In anticipation, we have bobbed for apples. “Self-waterboarding-type pilgrim game,” my friend observed, which feels accurate, though no kids drowned and they all seemed to be enjoying themselves.
We also had a creepy blindfolded “touch this gross thing” activity:
ramen noodles = brains
jello = liver
peeled grapes = eyeballs
warm applesauce = vomit
pumpkin guts = intestines
When it got dark, we pulled out all the stops for: pumpkin bowling.
What you need:
Plastic water bottles. We used 20-ounce ones. Drank them at the party, then used them as bowling pins. Some water inside is helpful as weight.
A round pumpkin. Maybe more than one…ours didn’t survive past the 30-minute mark. You could drill three holes for an accurate grip or just roll that thing. We did the latter.
Glow sticks. Any sort would work, but we wanted to have super bright ones to look groovy and then hang around the neck for trick or treating. Illumisticks are apparently particularly awesome, but so expensive. Instead, I ordered some off-brand I found on Amazon, $15 for a box of 25.
Voilà! Put the bottles into formation at the end of a hallway or somewhere outside. Take turns hurling a pumpkin down the lane. Enjoy.
FYI: I first read about glow in the dark bowling on My Kids Adventures. Click this link for information about what makes glow sticks glow, how friction, gravity, and momentum make bowling possible, and links to math activities to accompany your bowling fun.
Ages: This project is suitable for any age, though very young children might have a hard time squeezing the worms out of the straws.
At first glance, this project may seem better suited to the Halloween season. It would certainly be fun then as well. In a few short days, however, the winter holidays begin, and small people everywhere will have long stretches of unstructured time. It is always a good idea to have a couple of projects up your sleeve. You know, in case someone breaks their sibling’s favorite new toy, or loses Sorry! for the fifth time in a row, or–even worse–discovers that their best friend’s Santa brought an iPod Touch. Who knows, maybe you just want to pry their little eyeballs off of a screen for a few minutes. In any event, it’s nice to have a game-changing activity on hand.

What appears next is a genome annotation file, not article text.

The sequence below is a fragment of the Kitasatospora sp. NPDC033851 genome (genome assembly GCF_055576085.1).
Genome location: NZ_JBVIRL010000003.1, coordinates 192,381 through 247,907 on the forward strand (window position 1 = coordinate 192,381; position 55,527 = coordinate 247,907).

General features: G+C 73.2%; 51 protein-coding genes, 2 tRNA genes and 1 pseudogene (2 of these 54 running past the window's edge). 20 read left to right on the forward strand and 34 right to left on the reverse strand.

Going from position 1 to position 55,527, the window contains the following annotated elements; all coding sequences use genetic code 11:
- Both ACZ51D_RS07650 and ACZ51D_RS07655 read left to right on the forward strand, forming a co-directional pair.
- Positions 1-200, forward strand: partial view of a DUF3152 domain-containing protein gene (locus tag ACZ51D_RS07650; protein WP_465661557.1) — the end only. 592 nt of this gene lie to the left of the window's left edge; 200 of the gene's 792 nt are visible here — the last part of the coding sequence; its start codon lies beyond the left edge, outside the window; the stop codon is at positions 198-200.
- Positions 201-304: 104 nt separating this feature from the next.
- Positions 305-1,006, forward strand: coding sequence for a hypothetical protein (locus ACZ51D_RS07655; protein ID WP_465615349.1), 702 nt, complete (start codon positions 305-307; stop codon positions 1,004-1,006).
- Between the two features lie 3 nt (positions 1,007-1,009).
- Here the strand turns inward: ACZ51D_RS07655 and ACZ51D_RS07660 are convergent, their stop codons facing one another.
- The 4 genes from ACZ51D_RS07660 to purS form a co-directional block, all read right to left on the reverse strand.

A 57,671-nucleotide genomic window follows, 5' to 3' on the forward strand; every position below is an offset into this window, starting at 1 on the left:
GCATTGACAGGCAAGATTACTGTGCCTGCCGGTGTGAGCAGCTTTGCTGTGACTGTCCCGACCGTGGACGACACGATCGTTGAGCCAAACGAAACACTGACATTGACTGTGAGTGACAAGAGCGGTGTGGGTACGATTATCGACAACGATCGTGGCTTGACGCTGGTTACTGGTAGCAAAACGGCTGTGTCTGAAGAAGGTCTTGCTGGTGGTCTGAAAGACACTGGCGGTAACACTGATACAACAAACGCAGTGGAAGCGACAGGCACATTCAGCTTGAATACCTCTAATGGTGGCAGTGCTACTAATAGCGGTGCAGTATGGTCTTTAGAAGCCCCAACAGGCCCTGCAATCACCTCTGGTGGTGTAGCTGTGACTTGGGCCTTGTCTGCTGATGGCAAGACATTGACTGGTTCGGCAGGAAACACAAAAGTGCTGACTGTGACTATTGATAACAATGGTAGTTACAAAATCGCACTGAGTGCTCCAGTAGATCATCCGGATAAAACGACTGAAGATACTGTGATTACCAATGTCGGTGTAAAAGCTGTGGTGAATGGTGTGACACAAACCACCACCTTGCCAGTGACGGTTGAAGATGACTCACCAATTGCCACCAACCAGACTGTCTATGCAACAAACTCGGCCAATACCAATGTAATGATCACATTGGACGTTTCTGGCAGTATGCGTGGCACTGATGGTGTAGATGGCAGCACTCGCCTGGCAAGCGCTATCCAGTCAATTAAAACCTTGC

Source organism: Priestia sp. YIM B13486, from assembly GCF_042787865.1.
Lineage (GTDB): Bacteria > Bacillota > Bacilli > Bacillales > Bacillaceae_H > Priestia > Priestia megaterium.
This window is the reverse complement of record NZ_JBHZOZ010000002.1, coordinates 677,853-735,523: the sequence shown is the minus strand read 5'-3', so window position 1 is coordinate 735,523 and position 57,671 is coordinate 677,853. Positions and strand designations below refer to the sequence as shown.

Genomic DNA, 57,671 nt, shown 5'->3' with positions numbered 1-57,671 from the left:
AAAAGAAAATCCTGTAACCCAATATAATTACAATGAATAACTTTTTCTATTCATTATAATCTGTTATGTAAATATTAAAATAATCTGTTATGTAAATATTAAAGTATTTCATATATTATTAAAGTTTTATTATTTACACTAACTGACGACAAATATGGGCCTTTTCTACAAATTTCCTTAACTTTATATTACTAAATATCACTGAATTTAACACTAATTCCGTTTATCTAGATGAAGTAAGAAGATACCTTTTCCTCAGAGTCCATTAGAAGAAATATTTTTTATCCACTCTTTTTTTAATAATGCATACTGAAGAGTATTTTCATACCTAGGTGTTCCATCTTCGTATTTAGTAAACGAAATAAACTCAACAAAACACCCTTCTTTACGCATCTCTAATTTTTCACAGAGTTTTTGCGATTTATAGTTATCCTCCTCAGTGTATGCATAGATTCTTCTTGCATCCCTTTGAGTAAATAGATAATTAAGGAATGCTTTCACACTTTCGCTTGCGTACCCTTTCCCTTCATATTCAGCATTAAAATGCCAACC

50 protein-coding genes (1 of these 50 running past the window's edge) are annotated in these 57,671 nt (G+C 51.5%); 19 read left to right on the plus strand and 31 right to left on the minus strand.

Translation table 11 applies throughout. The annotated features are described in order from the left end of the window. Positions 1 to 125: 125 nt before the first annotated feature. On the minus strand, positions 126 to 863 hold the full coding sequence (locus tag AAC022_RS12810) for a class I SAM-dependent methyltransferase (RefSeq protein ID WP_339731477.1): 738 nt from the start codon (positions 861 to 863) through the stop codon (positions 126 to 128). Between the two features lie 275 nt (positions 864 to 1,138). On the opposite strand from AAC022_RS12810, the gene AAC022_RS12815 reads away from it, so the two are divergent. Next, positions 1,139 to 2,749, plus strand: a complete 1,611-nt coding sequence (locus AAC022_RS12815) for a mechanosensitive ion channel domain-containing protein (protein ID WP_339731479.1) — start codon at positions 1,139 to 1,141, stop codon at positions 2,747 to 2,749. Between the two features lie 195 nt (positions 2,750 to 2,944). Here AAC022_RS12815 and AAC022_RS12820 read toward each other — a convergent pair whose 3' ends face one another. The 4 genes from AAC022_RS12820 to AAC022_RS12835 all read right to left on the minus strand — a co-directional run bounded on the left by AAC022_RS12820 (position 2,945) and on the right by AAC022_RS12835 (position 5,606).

It just doesn’t seem right to love books and to love Halloween and not post about Halloween books on Halloween. I realize nothing can top Beret’s Ghost Cake with Flaming Eyes, but as I spent much of today thinking lovingly of the picture books I proudly displayed in my classroom library each October, I thought, why not share? All contain little to no nightmare-inducing possibilities and are just as delightful for adults as for kiddos. Continue reading “Gina’s Favorite Halloween Reads”
Age Range: almost any, depending on who handles the fire.
When I was eight years old, my mother gave me a copy of the Betty Crocker Cookbook for Boys and Girls. Not the first edition, people. This cookbook has been around since 1957.
My copy looked exactly like this:
It was full of frightening recipes. Weird little polka dot pizzas made with frankfurters. A cake that looked like a hamburger on a sesame seed bun. Recipes calling for instant minced onion, pickles, Bisquick, and bottled dressing. I pored over the pictures in it, but I only ever made two things: a gingerbread ski chalet (of course!) and the GHOST CAKE WITH FLAMING EYES.